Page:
Saturday, 19 January 2013

Sir Richard Rodney Bennett (1936-2012)



Sir Richard Rodney Bennett (1936-2012) is one of two important figures from the Arts world with strong connections to the Budleigh area who passed away last year.


As President of the Budleigh Jazz Festival Sir Richard was well known to many local  residents. He lived at various houses in Budleigh for more than 20 years until the family settled in Boucher Road in 1945.
A photo of the young Richard, right, with his family in the garden of Lace Acre, in Budleigh Salterton's Boucher Road

 His father was a writer and his mother a fine musician and pianist, organising local recitals and madrigal groups in which the teenage Richard and his friends would take part. His childhood was not especially happy according to Anthony Meredith’s much praised magistral biography, and moving to London as a student at the Royal Academy of Music was a refreshing change. However he retained his affection for Budleigh, which, as he said in later life “I still love and won’t have a word said against.”




















 As a music student in London

Earning a  living as a composer from the age of 19 he had a dazzling career, writing award-winning screen music, operas, choral works and symphonies  all of which secured for him an international reputation for versatility. Far from the Madding Crowd, Billion Dollar Brain and Four Weddings and a Funeral are just three of the films for which he wrote the soundtrack.   He was knighted for services to music in 1998.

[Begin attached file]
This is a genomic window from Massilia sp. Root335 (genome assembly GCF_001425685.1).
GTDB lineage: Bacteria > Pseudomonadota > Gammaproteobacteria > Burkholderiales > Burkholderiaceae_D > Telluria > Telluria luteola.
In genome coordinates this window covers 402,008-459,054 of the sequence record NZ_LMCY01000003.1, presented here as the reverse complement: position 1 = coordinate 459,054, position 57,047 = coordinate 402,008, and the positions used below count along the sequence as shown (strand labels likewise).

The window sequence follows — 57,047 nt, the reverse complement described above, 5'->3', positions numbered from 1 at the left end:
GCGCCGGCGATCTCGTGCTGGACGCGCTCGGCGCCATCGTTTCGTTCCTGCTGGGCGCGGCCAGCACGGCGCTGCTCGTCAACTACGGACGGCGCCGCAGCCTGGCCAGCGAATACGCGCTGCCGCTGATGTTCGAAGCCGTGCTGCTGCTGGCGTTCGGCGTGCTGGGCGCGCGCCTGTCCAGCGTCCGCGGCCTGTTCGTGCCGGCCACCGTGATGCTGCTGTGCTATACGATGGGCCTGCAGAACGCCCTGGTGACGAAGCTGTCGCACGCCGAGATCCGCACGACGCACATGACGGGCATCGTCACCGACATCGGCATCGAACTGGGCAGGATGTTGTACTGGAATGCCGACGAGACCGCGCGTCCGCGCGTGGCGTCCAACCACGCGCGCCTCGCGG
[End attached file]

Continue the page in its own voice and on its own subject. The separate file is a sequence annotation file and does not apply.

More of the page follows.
20 January 2013. Comment from Janet Parrish:

I had the pleasure of driving RRB to East Budleigh after a concert (his) for the Budleigh Festival. I think he was staying with some friends over there. He brought with him a very good (and well known jazz singer, Clair Martin...but not to me sadly. I am not into jazz, though her name seemed familiar.) He was very friendly and talked about his time in Budleigh. He pointed out a number of places that were familiar to him in the past, such as the creamery at the bottom of the High Street. (which obviously is still there, he was pleased to learn).

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